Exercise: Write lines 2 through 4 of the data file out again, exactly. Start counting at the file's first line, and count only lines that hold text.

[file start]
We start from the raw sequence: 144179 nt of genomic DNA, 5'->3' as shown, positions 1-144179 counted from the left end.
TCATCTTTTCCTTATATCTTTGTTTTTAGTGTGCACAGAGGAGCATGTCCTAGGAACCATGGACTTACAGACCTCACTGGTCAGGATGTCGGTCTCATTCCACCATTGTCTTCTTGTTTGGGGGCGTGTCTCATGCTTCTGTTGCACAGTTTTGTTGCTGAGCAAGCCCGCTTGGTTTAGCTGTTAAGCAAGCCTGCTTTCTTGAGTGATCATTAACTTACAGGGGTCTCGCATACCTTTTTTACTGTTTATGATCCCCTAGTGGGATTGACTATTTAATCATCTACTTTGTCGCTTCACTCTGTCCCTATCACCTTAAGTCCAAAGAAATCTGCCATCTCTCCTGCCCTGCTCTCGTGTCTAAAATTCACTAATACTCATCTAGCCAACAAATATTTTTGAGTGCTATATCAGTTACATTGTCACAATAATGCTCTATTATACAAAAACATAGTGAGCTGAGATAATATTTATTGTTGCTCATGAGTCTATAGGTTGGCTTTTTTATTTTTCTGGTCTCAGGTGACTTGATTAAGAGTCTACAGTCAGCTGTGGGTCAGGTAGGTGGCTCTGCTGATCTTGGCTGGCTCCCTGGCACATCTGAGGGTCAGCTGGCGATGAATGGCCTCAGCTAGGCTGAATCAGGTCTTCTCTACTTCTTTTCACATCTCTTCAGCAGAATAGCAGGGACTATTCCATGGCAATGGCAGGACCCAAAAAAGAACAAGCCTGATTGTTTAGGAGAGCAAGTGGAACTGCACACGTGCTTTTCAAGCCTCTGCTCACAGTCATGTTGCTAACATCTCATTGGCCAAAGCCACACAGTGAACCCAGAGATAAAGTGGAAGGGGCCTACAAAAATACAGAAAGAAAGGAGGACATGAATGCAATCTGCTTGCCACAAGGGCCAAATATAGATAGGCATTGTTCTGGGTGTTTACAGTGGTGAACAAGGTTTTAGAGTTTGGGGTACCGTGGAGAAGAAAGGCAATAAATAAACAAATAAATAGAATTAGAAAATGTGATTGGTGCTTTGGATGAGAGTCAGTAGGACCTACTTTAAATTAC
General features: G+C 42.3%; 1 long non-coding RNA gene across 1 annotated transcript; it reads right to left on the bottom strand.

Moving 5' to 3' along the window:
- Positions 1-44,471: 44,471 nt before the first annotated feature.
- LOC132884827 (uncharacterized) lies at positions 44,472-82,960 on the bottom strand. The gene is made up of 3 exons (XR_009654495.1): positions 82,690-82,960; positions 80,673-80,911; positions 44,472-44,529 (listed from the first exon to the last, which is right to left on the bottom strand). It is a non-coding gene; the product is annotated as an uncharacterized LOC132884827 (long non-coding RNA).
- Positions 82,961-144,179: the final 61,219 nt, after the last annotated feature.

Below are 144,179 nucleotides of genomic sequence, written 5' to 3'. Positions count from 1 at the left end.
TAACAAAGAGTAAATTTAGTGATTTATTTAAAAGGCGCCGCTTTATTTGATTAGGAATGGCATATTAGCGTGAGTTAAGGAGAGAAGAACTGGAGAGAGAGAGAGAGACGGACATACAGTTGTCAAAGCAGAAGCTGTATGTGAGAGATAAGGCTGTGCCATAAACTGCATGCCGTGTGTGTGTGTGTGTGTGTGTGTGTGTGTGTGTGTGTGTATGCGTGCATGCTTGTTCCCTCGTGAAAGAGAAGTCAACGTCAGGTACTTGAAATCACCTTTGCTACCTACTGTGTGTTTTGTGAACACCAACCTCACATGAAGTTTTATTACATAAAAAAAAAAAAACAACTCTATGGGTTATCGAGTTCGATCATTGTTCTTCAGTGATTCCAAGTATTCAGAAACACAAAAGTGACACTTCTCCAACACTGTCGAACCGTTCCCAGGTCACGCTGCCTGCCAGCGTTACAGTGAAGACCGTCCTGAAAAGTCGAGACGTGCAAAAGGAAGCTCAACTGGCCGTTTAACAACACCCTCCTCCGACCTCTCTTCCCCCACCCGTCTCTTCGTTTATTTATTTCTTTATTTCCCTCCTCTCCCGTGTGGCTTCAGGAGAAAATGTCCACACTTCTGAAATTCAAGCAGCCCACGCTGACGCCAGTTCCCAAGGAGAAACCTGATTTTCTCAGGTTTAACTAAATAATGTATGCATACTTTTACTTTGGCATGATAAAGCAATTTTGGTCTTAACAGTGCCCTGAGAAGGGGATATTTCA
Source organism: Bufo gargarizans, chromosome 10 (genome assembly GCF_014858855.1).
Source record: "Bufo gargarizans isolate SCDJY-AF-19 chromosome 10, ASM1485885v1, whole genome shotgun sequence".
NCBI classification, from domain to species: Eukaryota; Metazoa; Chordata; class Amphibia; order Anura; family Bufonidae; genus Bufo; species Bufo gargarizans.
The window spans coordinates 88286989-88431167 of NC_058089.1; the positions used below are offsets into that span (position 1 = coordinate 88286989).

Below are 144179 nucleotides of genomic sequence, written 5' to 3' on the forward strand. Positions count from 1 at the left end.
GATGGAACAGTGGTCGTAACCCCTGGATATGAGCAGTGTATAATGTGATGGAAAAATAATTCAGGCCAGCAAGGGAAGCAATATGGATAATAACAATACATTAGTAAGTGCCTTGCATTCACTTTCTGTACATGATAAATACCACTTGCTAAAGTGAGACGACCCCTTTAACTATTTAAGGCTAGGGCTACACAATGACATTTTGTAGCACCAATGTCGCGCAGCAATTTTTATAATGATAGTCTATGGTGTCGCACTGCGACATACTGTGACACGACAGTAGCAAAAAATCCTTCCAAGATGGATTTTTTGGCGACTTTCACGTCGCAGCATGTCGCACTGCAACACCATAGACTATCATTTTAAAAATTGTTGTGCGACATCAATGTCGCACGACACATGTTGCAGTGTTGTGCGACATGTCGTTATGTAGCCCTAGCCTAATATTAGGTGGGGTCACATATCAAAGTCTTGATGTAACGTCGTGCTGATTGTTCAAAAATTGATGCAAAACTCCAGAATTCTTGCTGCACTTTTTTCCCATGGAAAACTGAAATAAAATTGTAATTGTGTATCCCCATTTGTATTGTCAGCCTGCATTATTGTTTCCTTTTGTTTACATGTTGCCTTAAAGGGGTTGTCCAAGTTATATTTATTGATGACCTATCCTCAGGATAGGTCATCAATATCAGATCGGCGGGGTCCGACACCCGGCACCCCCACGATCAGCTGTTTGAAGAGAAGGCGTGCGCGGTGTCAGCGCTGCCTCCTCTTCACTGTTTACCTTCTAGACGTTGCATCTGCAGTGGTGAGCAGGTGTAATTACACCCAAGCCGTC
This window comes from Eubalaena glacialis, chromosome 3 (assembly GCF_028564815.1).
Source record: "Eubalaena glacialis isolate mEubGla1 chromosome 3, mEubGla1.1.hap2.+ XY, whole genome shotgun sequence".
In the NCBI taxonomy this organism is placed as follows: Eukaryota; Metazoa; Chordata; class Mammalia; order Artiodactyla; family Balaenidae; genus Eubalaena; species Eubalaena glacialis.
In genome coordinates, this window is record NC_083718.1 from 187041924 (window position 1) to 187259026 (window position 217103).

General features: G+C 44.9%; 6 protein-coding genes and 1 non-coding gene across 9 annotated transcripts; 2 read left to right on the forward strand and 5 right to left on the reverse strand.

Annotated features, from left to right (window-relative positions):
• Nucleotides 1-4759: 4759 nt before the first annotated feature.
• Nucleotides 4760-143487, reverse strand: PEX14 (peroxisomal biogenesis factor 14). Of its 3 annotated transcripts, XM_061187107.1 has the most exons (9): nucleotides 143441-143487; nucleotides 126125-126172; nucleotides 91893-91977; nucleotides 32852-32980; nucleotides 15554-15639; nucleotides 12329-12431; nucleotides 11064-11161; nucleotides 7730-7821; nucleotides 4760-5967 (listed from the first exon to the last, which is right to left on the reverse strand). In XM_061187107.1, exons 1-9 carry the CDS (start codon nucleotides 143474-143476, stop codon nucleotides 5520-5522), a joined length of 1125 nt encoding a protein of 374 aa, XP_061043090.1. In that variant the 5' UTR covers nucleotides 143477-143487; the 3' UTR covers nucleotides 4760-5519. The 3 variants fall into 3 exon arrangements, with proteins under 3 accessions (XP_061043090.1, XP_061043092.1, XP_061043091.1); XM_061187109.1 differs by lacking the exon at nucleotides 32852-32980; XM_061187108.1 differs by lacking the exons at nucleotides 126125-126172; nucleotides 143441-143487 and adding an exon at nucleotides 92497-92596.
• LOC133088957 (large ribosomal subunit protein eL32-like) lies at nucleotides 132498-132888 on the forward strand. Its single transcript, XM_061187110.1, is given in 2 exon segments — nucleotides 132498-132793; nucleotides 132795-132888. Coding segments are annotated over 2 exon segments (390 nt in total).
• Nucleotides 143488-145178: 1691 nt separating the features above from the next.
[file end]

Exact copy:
TCATCTTTTCCTTATATCTTTGTTTTTAGTGTGCACAGAGGAGCATGTCCTAGGAACCATGGACTTACAGACCTCACTGGTCAGGATGTCGGTCTCATTCCACCATTGTCTTCTTGTTTGGGGGCGTGTCTCATGCTTCTGTTGCACAGTTTTGTTGCTGAGCAAGCCCGCTTGGTTTAGCTGTTAAGCAAGCCTGCTTTCTTGAGTGATCATTAACTTACAGGGGTCTCGCATACCTTTTTTACTGTTTATGATCCCCTAGTGGGATTGACTATTTAATCATCTACTTTGTCGCTTCACTCTGTCCCTATCACCTTAAGTCCAAAGAAATCTGCCATCTCTCCTGCCCTGCTCTCGTGTCTAAAATTCACTAATACTCATCTAGCCAACAAATATTTTTGAGTGCTATATCAGTTACATTGTCACAATAATGCTCTATTATACAAAAACATAGTGAGCTGAGATAATATTTATTGTTGCTCATGAGTCTATAGGTTGGCTTTTTTATTTTTCTGGTCTCAGGTGACTTGATTAAGAGTCTACAGTCAGCTGTGGGTCAGGTAGGTGGCTCTGCTGATCTTGGCTGGCTCCCTGGCACATCTGAGGGTCAGCTGGCGATGAATGGCCTCAGCTAGGCTGAATCAGGTCTTCTCTACTTCTTTTCACATCTCTTCAGCAGAATAGCAGGGACTATTCCATGGCAATGGCAGGACCCAAAAAAGAACAAGCCTGATTGTTTAGGAGAGCAAGTGGAACTGCACACGTGCTTTTCAAGCCTCTGCTCACAGTCATGTTGCTAACATCTCATTGGCCAAAGCCACACAGTGAACCCAGAGATAAAGTGGAAGGGGCCTACAAAAATACAGAAAGAAAGGAGGACATGAATGCAATCTGCTTGCCACAAGGGCCAAATATAGATAGGCATTGTTCTGGGTGTTTACAGTGGTGAACAAGGTTTTAGAGTTTGGGGTACCGTGGAGAAGAAAGGCAATAAATAAACAAATAAATAGAATTAGAAAATGTGATTGGTGCTTTGGATGAGAGTCAGTAGGACCTACTTTAAATTAC
General features: G+C 42.3%; 1 long non-coding RNA gene across 1 annotated transcript; it reads right to left on the bottom strand.

Moving 5' to 3' along the window: